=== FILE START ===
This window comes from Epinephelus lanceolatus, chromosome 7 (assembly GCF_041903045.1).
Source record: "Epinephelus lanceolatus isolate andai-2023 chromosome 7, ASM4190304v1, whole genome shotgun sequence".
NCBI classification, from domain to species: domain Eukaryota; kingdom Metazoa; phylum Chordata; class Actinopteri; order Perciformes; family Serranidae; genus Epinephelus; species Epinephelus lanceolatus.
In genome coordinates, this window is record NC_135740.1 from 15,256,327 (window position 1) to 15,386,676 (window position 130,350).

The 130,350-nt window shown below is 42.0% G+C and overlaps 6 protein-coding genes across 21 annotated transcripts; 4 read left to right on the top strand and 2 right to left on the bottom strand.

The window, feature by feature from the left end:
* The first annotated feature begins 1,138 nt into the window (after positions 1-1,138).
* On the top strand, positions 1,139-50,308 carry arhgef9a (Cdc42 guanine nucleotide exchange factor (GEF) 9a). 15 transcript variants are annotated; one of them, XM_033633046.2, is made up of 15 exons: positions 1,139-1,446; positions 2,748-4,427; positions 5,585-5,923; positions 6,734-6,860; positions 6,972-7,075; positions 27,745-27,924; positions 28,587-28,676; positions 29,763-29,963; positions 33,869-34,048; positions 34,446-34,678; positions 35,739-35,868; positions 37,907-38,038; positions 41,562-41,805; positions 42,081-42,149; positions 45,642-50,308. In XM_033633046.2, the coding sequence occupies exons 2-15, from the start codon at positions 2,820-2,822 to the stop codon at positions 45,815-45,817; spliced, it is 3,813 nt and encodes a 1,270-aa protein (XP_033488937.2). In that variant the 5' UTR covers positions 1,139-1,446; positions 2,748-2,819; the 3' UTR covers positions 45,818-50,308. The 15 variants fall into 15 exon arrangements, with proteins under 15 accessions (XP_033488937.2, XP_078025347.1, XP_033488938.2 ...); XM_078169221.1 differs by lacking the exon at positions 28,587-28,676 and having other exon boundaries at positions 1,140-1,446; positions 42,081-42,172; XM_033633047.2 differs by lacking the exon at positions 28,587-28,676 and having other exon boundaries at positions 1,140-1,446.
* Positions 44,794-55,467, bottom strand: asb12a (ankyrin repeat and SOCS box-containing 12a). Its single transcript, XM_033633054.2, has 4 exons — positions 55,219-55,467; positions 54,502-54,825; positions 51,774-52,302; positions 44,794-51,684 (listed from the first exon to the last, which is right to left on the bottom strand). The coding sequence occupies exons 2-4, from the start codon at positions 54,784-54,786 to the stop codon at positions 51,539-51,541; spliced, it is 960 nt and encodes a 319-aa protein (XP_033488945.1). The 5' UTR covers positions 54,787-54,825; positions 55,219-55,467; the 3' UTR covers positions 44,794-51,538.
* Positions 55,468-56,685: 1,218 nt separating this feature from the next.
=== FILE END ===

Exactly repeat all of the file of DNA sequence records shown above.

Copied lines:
This window comes from Epinephelus lanceolatus, chromosome 7 (assembly GCF_041903045.1).
Source record: "Epinephelus lanceolatus isolate andai-2023 chromosome 7, ASM4190304v1, whole genome shotgun sequence".
NCBI classification, from domain to species: domain Eukaryota; kingdom Metazoa; phylum Chordata; class Actinopteri; order Perciformes; family Serranidae; genus Epinephelus; species Epinephelus lanceolatus.
In genome coordinates, this window is record NC_135740.1 from 15,256,327 (window position 1) to 15,386,676 (window position 130,350).

The 130,350-nt window shown below is 42.0% G+C and overlaps 6 protein-coding genes across 21 annotated transcripts; 4 read left to right on the top strand and 2 right to left on the bottom strand.

The window, feature by feature from the left end:
* The first annotated feature begins 1,138 nt into the window (after positions 1-1,138).
* On the top strand, positions 1,139-50,308 carry arhgef9a (Cdc42 guanine nucleotide exchange factor (GEF) 9a). 15 transcript variants are annotated; one of them, XM_033633046.2, is made up of 15 exons: positions 1,139-1,446; positions 2,748-4,427; positions 5,585-5,923; positions 6,734-6,860; positions 6,972-7,075; positions 27,745-27,924; positions 28,587-28,676; positions 29,763-29,963; positions 33,869-34,048; positions 34,446-34,678; positions 35,739-35,868; positions 37,907-38,038; positions 41,562-41,805; positions 42,081-42,149; positions 45,642-50,308. In XM_033633046.2, the coding sequence occupies exons 2-15, from the start codon at positions 2,820-2,822 to the stop codon at positions 45,815-45,817; spliced, it is 3,813 nt and encodes a 1,270-aa protein (XP_033488937.2). In that variant the 5' UTR covers positions 1,139-1,446; positions 2,748-2,819; the 3' UTR covers positions 45,818-50,308. The 15 variants fall into 15 exon arrangements, with proteins under 15 accessions (XP_033488937.2, XP_078025347.1, XP_033488938.2 ...); XM_078169221.1 differs by lacking the exon at positions 28,587-28,676 and having other exon boundaries at positions 1,140-1,446; positions 42,081-42,172; XM_033633047.2 differs by lacking the exon at positions 28,587-28,676 and having other exon boundaries at positions 1,140-1,446.
* Positions 44,794-55,467, bottom strand: asb12a (ankyrin repeat and SOCS box-containing 12a). Its single transcript, XM_033633054.2, has 4 exons — positions 55,219-55,467; positions 54,502-54,825; positions 51,774-52,302; positions 44,794-51,684 (listed from the first exon to the last, which is right to left on the bottom strand). The coding sequence occupies exons 2-4, from the start codon at positions 54,784-54,786 to the stop codon at positions 51,539-51,541; spliced, it is 960 nt and encodes a 319-aa protein (XP_033488945.1). The 5' UTR covers positions 54,787-54,825; positions 55,219-55,467; the 3' UTR covers positions 44,794-51,538.
* Positions 55,468-56,685: 1,218 nt separating this feature from the next.